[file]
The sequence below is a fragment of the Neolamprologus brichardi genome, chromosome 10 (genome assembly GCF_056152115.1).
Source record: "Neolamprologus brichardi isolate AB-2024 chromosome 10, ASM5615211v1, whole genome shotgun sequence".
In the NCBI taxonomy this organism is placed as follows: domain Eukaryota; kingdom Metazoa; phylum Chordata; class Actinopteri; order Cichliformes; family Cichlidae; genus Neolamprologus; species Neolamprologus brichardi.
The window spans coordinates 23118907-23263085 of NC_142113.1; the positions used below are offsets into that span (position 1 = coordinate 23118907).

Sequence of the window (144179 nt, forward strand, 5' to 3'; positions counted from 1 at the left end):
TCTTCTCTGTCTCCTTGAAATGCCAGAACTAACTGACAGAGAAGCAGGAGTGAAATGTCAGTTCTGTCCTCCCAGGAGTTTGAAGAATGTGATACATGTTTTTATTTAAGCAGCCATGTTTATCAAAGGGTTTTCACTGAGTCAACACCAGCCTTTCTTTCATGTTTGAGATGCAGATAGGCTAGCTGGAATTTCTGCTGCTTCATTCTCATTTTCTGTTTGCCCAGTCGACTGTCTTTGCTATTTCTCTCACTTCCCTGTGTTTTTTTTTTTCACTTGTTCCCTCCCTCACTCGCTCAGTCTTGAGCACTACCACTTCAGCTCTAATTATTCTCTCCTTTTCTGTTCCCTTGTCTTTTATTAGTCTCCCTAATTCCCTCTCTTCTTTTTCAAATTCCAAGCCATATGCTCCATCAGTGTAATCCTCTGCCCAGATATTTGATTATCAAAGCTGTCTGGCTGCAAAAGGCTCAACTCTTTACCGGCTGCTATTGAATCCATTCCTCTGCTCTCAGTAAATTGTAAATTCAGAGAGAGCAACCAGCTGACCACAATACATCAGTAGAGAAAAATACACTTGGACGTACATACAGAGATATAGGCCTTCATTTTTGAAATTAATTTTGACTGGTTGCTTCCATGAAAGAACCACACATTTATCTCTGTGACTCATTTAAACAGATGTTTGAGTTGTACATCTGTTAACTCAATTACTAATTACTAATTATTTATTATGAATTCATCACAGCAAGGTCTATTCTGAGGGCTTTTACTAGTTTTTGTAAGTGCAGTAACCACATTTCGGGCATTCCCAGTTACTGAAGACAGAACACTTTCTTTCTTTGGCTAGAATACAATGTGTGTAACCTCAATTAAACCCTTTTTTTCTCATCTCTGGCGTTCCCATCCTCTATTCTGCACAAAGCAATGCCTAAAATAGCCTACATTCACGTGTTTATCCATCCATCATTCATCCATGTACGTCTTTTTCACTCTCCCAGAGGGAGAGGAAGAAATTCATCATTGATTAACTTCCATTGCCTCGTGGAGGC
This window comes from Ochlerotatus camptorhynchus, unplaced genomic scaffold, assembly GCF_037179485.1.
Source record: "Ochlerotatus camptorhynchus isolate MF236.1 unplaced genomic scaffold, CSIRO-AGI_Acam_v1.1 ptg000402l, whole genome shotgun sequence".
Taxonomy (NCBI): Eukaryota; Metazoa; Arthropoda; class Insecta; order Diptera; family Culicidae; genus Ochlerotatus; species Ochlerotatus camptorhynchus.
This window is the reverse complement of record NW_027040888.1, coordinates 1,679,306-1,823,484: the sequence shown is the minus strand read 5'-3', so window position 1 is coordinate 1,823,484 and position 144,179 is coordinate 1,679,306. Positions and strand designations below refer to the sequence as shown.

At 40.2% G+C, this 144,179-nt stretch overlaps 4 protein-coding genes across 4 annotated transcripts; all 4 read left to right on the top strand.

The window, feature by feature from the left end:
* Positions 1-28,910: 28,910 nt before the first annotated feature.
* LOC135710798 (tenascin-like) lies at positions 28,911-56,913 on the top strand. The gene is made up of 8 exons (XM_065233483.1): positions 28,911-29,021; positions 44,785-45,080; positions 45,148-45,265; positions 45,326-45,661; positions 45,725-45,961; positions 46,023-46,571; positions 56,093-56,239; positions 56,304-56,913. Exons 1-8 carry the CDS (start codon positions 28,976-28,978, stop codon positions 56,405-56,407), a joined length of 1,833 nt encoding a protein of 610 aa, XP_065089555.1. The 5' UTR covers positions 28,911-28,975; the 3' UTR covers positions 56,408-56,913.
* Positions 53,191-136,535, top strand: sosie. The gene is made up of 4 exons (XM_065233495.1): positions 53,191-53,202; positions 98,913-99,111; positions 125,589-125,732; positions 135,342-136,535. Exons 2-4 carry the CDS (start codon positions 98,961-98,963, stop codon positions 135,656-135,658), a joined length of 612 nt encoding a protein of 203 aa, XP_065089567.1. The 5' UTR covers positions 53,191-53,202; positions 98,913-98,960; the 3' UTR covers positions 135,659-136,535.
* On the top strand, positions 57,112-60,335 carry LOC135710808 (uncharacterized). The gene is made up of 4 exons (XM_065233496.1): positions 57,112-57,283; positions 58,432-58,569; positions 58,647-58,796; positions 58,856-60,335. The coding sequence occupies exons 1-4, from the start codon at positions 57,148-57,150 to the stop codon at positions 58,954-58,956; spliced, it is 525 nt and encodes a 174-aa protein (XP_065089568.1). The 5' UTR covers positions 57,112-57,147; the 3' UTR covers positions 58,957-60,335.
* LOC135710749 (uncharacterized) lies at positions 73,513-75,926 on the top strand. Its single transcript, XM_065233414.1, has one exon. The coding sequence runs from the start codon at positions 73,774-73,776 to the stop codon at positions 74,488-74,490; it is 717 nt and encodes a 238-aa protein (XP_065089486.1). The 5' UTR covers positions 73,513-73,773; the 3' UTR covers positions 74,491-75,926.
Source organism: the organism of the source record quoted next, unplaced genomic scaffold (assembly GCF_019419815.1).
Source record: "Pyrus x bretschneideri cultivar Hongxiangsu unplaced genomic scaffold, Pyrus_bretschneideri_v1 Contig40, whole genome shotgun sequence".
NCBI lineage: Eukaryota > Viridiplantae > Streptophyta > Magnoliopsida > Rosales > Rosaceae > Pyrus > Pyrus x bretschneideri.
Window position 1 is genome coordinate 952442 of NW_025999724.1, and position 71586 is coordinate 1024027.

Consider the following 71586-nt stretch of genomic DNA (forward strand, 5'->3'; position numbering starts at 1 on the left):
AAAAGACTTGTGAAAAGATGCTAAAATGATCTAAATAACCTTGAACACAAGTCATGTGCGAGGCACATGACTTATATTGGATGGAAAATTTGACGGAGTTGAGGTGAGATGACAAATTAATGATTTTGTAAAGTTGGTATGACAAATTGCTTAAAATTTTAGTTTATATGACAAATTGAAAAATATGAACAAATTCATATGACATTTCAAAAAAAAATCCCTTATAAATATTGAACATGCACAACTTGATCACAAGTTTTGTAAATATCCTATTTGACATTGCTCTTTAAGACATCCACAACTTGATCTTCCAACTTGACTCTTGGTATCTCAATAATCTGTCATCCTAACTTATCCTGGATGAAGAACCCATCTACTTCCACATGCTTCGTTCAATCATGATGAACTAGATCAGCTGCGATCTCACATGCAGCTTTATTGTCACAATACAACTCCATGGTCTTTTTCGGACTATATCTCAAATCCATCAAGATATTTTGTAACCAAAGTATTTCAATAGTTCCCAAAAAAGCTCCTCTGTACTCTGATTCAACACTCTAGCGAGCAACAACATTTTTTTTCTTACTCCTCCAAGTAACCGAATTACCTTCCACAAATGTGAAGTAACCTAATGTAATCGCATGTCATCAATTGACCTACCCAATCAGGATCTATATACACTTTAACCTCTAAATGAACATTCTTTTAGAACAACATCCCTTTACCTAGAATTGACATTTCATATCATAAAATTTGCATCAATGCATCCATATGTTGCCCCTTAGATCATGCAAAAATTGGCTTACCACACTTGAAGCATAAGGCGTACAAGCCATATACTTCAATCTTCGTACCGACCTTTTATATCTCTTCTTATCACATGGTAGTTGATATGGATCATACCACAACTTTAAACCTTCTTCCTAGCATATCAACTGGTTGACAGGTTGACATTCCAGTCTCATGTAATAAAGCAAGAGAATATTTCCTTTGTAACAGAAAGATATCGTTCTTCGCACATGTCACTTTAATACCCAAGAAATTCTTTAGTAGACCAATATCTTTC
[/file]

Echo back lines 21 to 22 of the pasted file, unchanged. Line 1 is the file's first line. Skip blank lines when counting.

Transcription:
Window position 1 is genome coordinate 952442 of NW_025999724.1, and position 71586 is coordinate 1024027.

Consider the following 71586-nt stretch of genomic DNA (forward strand, 5'->3'; position numbering starts at 1 on the left):